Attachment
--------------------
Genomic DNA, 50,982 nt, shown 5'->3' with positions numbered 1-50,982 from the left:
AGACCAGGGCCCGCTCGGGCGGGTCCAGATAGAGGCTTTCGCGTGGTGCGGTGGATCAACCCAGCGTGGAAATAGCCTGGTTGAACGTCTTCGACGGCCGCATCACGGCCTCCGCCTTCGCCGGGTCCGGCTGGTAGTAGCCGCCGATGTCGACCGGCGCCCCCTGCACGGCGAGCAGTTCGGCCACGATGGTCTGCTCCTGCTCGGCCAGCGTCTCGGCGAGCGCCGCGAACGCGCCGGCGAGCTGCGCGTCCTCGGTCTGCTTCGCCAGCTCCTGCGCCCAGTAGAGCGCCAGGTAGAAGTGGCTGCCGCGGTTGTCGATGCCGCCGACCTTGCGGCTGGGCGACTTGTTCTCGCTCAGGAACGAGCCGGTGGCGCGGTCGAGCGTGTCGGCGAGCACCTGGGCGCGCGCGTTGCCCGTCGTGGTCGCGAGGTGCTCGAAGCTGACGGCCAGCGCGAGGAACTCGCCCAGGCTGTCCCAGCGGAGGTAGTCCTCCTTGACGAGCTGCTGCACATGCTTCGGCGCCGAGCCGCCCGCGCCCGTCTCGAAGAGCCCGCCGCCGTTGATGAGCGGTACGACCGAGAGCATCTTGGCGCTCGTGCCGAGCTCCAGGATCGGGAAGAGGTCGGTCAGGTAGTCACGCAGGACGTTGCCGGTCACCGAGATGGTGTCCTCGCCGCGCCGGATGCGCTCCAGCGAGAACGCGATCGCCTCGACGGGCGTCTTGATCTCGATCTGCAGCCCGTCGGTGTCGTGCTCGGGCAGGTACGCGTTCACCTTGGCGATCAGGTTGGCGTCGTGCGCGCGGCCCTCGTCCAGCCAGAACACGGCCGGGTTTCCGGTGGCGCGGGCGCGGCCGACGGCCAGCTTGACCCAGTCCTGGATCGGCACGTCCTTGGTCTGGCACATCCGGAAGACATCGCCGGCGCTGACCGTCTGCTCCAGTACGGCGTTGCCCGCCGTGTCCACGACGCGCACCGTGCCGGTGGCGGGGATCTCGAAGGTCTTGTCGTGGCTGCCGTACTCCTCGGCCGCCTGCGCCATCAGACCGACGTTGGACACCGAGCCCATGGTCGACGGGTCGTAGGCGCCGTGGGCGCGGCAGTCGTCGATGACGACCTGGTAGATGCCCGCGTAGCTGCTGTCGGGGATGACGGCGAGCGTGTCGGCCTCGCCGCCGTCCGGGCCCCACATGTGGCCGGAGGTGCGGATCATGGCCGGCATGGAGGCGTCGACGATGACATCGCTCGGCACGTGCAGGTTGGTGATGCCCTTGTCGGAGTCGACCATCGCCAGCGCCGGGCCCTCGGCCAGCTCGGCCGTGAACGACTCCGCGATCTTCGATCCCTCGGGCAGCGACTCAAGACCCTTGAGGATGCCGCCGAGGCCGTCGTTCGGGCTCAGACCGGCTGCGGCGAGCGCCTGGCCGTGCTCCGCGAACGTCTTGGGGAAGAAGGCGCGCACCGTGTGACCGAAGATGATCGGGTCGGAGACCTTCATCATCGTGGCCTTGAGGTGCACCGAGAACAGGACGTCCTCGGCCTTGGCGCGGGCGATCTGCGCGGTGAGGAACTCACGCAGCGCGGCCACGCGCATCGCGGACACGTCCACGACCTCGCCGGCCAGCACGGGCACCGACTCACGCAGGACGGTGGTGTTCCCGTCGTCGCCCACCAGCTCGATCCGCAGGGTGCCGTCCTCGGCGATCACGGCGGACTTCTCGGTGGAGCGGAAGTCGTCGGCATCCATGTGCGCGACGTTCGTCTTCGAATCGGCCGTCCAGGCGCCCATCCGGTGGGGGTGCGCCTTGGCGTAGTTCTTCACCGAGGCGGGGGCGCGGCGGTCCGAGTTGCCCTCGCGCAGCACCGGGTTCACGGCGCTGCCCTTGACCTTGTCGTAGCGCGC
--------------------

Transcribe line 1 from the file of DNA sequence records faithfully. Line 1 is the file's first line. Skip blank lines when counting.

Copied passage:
Genomic DNA, 50,982 nt, shown 5'->3' with positions numbered 1-50,982 from the left: